ALBANY, Ga. -- The Albany Police Department plans to continue fighting gangs for the long term, but it cannot stand alone, police Chief John Proctor said at the monthly Gang Task Force meeting Thursday.
"Our community, like many others, recognized that we had gang problem," Proctor said. "In 2008, the city tasked the police department with doing something about it. And with that the Gang Task Force was formed."
The police will not relent in its fight with gangs, Proctor said. It will continually investigate gangs, their crimes, it will always identify gang members and their affiliates, educate the community and cooperate with other law enforcement agencies, such as the Dougherty County Judicial Circuit District Attorney's Office, in the fight.
The key is to include faith-based and other community organizations in the effort, Proctor said. It is also very important to include youth, he added.
Emphasizing youth and positive points in the fight against gangs, Proctor said he brought a "special treat" to the meeting. Seven members of the Albany Police AmeriCorps played a tape of a rap song they had written.
The lyrics from the group's song contrasted with the normal rap lyrics that glorify violence.
Stop the violence, stop the hate
The city is going in the wrong direction
Stop the violence
It is the moment, get noisy, no silence
Do the right thing
Let's make the change
It is time we make a change
It will be a long struggle, Proctor said, and it isn't just a policie problem. It is a community problem that needs help from everyone, he added.
Parents, especially teen parents, need to be taught parenting skills.
Community organizations must help give the young places where they can feel connected and learn how to recognize problems and how to avoid them while growing up, Proctor said.
"We have to give other alternatives rather than just joining a gang," Proctor said. "We need other groups, such as mentoring groups within churches. We have to stay engaged with our youth. I am especially impressed with the Stop the Violence initiative."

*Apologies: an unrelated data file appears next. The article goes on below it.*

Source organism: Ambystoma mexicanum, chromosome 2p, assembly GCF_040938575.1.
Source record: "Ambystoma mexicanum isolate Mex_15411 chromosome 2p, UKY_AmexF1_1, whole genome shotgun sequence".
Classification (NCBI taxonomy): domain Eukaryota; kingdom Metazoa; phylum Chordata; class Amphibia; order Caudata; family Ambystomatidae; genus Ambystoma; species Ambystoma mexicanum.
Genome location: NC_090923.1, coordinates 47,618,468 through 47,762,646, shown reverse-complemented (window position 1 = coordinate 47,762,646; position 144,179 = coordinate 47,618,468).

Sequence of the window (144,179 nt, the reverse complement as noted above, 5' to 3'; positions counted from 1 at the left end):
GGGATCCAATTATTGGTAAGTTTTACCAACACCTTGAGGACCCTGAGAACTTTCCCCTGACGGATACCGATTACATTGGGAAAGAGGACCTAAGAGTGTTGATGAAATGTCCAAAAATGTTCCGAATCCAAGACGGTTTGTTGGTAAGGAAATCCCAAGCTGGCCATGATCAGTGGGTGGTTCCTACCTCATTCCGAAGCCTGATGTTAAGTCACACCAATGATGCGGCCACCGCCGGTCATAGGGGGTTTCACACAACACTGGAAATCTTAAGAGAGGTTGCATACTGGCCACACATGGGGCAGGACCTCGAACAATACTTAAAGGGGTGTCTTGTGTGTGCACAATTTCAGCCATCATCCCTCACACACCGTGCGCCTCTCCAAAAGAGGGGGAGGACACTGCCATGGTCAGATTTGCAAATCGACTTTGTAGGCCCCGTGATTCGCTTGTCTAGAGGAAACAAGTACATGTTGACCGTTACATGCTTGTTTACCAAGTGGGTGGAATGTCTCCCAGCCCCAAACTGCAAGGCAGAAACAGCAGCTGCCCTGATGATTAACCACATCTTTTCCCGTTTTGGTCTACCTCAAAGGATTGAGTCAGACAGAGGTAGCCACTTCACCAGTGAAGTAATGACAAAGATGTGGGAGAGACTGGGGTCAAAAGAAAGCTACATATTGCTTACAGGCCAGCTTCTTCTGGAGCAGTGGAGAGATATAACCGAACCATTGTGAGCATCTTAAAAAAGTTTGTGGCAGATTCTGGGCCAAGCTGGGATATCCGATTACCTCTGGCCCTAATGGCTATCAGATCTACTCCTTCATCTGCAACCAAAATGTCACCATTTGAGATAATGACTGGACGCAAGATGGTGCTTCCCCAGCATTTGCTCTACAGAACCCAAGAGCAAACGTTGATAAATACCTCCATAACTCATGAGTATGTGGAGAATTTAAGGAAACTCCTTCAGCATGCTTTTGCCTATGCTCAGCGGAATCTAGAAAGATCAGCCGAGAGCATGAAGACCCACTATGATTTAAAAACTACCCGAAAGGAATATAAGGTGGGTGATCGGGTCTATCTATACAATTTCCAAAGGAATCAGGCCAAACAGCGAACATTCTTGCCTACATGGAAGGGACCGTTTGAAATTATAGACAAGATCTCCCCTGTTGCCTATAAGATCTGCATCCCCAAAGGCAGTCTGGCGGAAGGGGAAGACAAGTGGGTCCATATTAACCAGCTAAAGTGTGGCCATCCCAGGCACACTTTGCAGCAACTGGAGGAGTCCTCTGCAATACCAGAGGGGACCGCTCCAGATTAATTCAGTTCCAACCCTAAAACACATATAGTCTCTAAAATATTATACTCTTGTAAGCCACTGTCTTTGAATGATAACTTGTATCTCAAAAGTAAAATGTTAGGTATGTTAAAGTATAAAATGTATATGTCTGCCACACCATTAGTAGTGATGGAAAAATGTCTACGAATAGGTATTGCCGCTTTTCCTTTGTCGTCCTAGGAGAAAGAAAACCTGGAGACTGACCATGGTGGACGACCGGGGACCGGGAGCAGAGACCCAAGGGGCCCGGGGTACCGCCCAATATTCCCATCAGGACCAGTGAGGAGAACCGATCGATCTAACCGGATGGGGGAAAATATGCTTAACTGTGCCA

The Stop the Violence Movement was started in Albany by Bishop Frederick Williams Sr. of Gethsemane Worship Center to give youth alternative activities, mentoring by adults and other avenues to avoid gangs and ultimately jail.
All efforts are good, said Leroy Smith, an Albany resident at the meeting. He wanted to know if the police had the resources to continue the fight.
Albany City Commission members Dorothy Hubbard and Jon Howard responded that they would strongly support funding for the police in the future.
"Working as a commissioner, I will continue to have the city fund the Gang Task Force," Howard said. "We will continue the funding for many years to come."
In other business, the need for Spanish-speaking police officers was discussed. Everyone at the meeting felt that with a growing Hispanic population there was a definite need.
"I'd support finding a way to have Spanish teachers from Darton (College) and ASU (Albany State University come and teach officers Spanish," Howard said.
In another positive note, police Capt. Bonita Childs, leader of the gang unit, reported that in 2010 there have been 84 gang-related arrests.
Although more than 40 gangs have been identified in the city, Childs said that four could be called the most active and the police are zeroing in on them.